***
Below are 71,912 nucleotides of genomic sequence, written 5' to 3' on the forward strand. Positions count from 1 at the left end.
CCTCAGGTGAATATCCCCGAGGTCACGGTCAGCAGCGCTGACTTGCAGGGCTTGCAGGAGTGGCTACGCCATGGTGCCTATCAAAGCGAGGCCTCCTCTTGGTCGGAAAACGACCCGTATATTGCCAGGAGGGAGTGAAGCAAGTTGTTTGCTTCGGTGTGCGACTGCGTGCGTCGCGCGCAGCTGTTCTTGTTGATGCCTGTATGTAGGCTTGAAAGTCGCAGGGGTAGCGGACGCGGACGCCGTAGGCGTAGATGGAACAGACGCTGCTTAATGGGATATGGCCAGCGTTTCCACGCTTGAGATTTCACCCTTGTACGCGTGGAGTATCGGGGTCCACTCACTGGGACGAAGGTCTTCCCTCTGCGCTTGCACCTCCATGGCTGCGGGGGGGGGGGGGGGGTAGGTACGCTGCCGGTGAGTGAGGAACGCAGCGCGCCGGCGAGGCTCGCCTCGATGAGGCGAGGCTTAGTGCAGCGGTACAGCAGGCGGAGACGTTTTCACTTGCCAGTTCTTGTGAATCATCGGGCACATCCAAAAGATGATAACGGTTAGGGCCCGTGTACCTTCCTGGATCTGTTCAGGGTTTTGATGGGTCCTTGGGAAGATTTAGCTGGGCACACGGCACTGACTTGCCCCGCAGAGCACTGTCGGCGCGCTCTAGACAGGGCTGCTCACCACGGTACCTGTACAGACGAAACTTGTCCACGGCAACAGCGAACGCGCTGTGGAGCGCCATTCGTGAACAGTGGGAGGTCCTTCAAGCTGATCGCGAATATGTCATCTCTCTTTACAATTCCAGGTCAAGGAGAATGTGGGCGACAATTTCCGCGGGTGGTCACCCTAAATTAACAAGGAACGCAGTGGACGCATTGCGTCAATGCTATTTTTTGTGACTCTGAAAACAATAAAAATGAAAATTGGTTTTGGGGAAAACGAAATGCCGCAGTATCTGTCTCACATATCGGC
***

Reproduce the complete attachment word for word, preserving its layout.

Below are 71,912 nucleotides of genomic sequence, written 5' to 3' on the forward strand. Positions count from 1 at the left end.
CCTCAGGTGAATATCCCCGAGGTCACGGTCAGCAGCGCTGACTTGCAGGGCTTGCAGGAGTGGCTACGCCATGGTGCCTATCAAAGCGAGGCCTCCTCTTGGTCGGAAAACGACCCGTATATTGCCAGGAGGGAGTGAAGCAAGTTGTTTGCTTCGGTGTGCGACTGCGTGCGTCGCGCGCAGCTGTTCTTGTTGATGCCTGTATGTAGGCTTGAAAGTCGCAGGGGTAGCGGACGCGGACGCCGTAGGCGTAGATGGAACAGACGCTGCTTAATGGGATATGGCCAGCGTTTCCACGCTTGAGATTTCACCCTTGTACGCGTGGAGTATCGGGGTCCACTCACTGGGACGAAGGTCTTCCCTCTGCGCTTGCACCTCCATGGCTGCGGGGGGGGGGGGGGGGTAGGTACGCTGCCGGTGAGTGAGGAACGCAGCGCGCCGGCGAGGCTCGCCTCGATGAGGCGAGGCTTAGTGCAGCGGTACAGCAGGCGGAGACGTTTTCACTTGCCAGTTCTTGTGAATCATCGGGCACATCCAAAAGATGATAACGGTTAGGGCCCGTGTACCTTCCTGGATCTGTTCAGGGTTTTGATGGGTCCTTGGGAAGATTTAGCTGGGCACACGGCACTGACTTGCCCCGCAGAGCACTGTCGGCGCGCTCTAGACAGGGCTGCTCACCACGGTACCTGTACAGACGAAACTTGTCCACGGCAACAGCGAACGCGCTGTGGAGCGCCATTCGTGAACAGTGGGAGGTCCTTCAAGCTGATCGCGAATATGTCATCTCTCTTTACAATTCCAGGTCAAGGAGAATGTGGGCGACAATTTCCGCGGGTGGTCACCCTAAATTAACAAGGAACGCAGTGGACGCATTGCGTCAATGCTATTTTTTGTGACTCTGAAAACAATAAAAATGAAAATTGGTTTTGGGGAAAACGAAATGCCGCAGTATCTGTCTCACATATCGGC